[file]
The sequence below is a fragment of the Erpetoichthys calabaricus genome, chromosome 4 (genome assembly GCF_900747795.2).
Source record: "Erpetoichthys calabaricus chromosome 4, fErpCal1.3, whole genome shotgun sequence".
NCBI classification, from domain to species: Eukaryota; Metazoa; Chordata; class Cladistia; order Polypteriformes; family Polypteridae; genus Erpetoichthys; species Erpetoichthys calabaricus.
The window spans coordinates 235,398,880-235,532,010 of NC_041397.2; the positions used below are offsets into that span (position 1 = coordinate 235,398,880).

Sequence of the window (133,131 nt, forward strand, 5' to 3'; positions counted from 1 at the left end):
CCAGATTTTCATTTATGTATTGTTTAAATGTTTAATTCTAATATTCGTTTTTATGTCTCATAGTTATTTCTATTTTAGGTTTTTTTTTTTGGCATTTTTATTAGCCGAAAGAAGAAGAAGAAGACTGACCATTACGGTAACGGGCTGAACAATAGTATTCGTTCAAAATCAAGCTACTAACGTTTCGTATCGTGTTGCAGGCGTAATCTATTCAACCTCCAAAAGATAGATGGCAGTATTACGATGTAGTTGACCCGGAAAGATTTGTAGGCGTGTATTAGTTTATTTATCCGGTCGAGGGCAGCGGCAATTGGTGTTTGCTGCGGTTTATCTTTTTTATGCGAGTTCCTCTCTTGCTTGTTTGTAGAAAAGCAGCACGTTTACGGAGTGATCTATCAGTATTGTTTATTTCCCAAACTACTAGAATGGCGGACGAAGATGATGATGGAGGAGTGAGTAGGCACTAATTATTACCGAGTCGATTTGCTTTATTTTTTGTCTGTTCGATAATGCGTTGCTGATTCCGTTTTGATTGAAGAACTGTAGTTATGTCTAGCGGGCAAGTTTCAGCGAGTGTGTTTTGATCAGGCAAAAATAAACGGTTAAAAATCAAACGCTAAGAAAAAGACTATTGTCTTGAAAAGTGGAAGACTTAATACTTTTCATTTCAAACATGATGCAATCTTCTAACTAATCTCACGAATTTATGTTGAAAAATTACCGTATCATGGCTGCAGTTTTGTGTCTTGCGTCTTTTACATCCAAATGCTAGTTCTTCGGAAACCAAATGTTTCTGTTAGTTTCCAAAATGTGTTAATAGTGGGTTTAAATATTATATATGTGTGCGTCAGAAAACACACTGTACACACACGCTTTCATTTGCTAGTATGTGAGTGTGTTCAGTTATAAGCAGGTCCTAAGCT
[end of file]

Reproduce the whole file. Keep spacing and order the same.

The sequence below is a fragment of the Erpetoichthys calabaricus genome, chromosome 4 (genome assembly GCF_900747795.2).
Source record: "Erpetoichthys calabaricus chromosome 4, fErpCal1.3, whole genome shotgun sequence".
NCBI classification, from domain to species: Eukaryota; Metazoa; Chordata; class Cladistia; order Polypteriformes; family Polypteridae; genus Erpetoichthys; species Erpetoichthys calabaricus.
The window spans coordinates 235,398,880-235,532,010 of NC_041397.2; the positions used below are offsets into that span (position 1 = coordinate 235,398,880).

Sequence of the window (133,131 nt, forward strand, 5' to 3'; positions counted from 1 at the left end):
CCAGATTTTCATTTATGTATTGTTTAAATGTTTAATTCTAATATTCGTTTTTATGTCTCATAGTTATTTCTATTTTAGGTTTTTTTTTTTGGCATTTTTATTAGCCGAAAGAAGAAGAAGAAGACTGACCATTACGGTAACGGGCTGAACAATAGTATTCGTTCAAAATCAAGCTACTAACGTTTCGTATCGTGTTGCAGGCGTAATCTATTCAACCTCCAAAAGATAGATGGCAGTATTACGATGTAGTTGACCCGGAAAGATTTGTAGGCGTGTATTAGTTTATTTATCCGGTCGAGGGCAGCGGCAATTGGTGTTTGCTGCGGTTTATCTTTTTTATGCGAGTTCCTCTCTTGCTTGTTTGTAGAAAAGCAGCACGTTTACGGAGTGATCTATCAGTATTGTTTATTTCCCAAACTACTAGAATGGCGGACGAAGATGATGATGGAGGAGTGAGTAGGCACTAATTATTACCGAGTCGATTTGCTTTATTTTTTGTCTGTTCGATAATGCGTTGCTGATTCCGTTTTGATTGAAGAACTGTAGTTATGTCTAGCGGGCAAGTTTCAGCGAGTGTGTTTTGATCAGGCAAAAATAAACGGTTAAAAATCAAACGCTAAGAAAAAGACTATTGTCTTGAAAAGTGGAAGACTTAATACTTTTCATTTCAAACATGATGCAATCTTCTAACTAATCTCACGAATTTATGTTGAAAAATTACCGTATCATGGCTGCAGTTTTGTGTCTTGCGTCTTTTACATCCAAATGCTAGTTCTTCGGAAACCAAATGTTTCTGTTAGTTTCCAAAATGTGTTAATAGTGGGTTTAAATATTATATATGTGTGCGTCAGAAAACACACTGTACACACACGCTTTCATTTGCTAGTATGTGAGTGTGTTCAGTTATAAGCAGGTCCTAAGCT